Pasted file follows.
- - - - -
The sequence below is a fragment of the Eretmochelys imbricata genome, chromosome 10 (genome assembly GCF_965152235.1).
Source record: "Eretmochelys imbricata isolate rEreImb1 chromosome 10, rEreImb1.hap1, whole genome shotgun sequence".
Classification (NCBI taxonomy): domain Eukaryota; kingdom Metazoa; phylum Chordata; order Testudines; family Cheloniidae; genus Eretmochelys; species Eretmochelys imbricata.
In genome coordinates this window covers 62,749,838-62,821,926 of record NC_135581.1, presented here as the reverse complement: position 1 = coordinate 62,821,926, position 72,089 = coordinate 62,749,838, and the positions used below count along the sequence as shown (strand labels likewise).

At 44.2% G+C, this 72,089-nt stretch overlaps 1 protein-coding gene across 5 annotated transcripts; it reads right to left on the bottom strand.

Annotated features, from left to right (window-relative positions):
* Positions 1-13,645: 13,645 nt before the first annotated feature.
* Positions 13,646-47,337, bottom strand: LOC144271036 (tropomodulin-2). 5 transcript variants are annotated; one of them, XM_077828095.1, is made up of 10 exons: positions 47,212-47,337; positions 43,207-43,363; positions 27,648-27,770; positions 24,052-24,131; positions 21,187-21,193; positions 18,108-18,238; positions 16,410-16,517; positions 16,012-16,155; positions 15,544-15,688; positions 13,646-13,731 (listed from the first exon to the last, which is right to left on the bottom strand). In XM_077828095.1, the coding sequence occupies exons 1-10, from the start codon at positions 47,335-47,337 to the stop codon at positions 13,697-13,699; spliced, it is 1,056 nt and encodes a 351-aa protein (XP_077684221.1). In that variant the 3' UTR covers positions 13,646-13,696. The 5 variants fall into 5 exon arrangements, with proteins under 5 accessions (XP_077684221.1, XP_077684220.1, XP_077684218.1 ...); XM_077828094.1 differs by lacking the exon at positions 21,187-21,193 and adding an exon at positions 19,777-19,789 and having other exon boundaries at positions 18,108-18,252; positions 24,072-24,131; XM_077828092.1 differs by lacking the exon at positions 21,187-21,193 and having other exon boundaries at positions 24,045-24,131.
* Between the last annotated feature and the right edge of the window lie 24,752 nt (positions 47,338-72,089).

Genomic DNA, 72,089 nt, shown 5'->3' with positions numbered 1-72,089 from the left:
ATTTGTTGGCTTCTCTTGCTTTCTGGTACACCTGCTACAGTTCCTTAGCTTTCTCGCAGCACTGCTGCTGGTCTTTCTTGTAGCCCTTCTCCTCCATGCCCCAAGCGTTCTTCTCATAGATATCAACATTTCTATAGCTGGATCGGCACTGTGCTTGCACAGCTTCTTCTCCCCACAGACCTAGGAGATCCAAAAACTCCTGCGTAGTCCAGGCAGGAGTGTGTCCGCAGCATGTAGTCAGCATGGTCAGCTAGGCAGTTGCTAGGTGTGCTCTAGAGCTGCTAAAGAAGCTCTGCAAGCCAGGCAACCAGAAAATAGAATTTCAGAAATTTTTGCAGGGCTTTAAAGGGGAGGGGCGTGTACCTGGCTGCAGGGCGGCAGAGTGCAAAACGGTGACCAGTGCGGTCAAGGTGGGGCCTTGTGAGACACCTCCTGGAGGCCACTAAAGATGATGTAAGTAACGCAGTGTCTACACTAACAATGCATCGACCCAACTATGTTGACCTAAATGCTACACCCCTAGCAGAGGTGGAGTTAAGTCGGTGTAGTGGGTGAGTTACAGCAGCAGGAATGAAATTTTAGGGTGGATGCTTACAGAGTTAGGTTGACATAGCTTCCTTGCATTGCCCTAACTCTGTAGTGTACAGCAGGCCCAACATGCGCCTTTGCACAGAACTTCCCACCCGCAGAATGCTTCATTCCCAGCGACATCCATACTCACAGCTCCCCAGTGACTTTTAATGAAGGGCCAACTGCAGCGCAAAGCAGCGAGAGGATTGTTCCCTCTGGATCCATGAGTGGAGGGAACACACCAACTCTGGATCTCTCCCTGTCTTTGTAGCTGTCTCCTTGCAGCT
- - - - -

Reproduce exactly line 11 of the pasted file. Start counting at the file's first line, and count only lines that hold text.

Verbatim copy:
ATTTGTTGGCTTCTCTTGCTTTCTGGTACACCTGCTACAGTTCCTTAGCTTTCTCGCAGCACTGCTGCTGGTCTTTCTTGTAGCCCTTCTCCTCCATGCCCCAAGCGTTCTTCTCATAGATATCAACATTTCTATAGCTGGATCGGCACTGTGCTTGCACAGCTTCTTCTCCCCACAGACCTAGGAGATCCAAAAACTCCTGCGTAGTCCAGGCAGGAGTGTGTCCGCAGCATGTAGTCAGCATGGTCAGCTAGGCAGTTGCTAGGTGTGCTCTAGAGCTGCTAAAGAAGCTCTGCAAGCCAGGCAACCAGAAAATAGAATTTCAGAAATTTTTGCAGGGCTTTAAAGGGGAGGGGCGTGTACCTGGCTGCAGGGCGGCAGAGTGCAAAACGGTGACCAGTGCGGTCAAGGTGGGGCCTTGTGAGACACCTCCTGGAGGCCACTAAAGATGATGTAAGTAACGCAGTGTCTACACTAACAATGCATCGACCCAACTATGTTGACCTAAATGCTACACCCCTAGCAGAGGTGGAGTTAAGTCGGTGTAGTGGGTGAGTTACAGCAGCAGGAATGAAATTTTAGGGTGGATGCTTACAGAGTTAGGTTGACATAGCTTCCTTGCATTGCCCTAACTCTGTAGTGTACAGCAGGCCCAACATGCGCCTTTGCACAGAACTTCCCACCCGCAGAATGCTTCATTCCCAGCGACATCCATACTCACAGCTCCCCAGTGACTTTTAATGAAGGGCCAACTGCAGCGCAAAGCAGCGAGAGGATTGTTCCCTCTGGATCCATGAGTGGAGGGAACACACCAACTCTGGATCTCTCCCTGTCTTTGTAGCTGTCTCCTTGCAGCT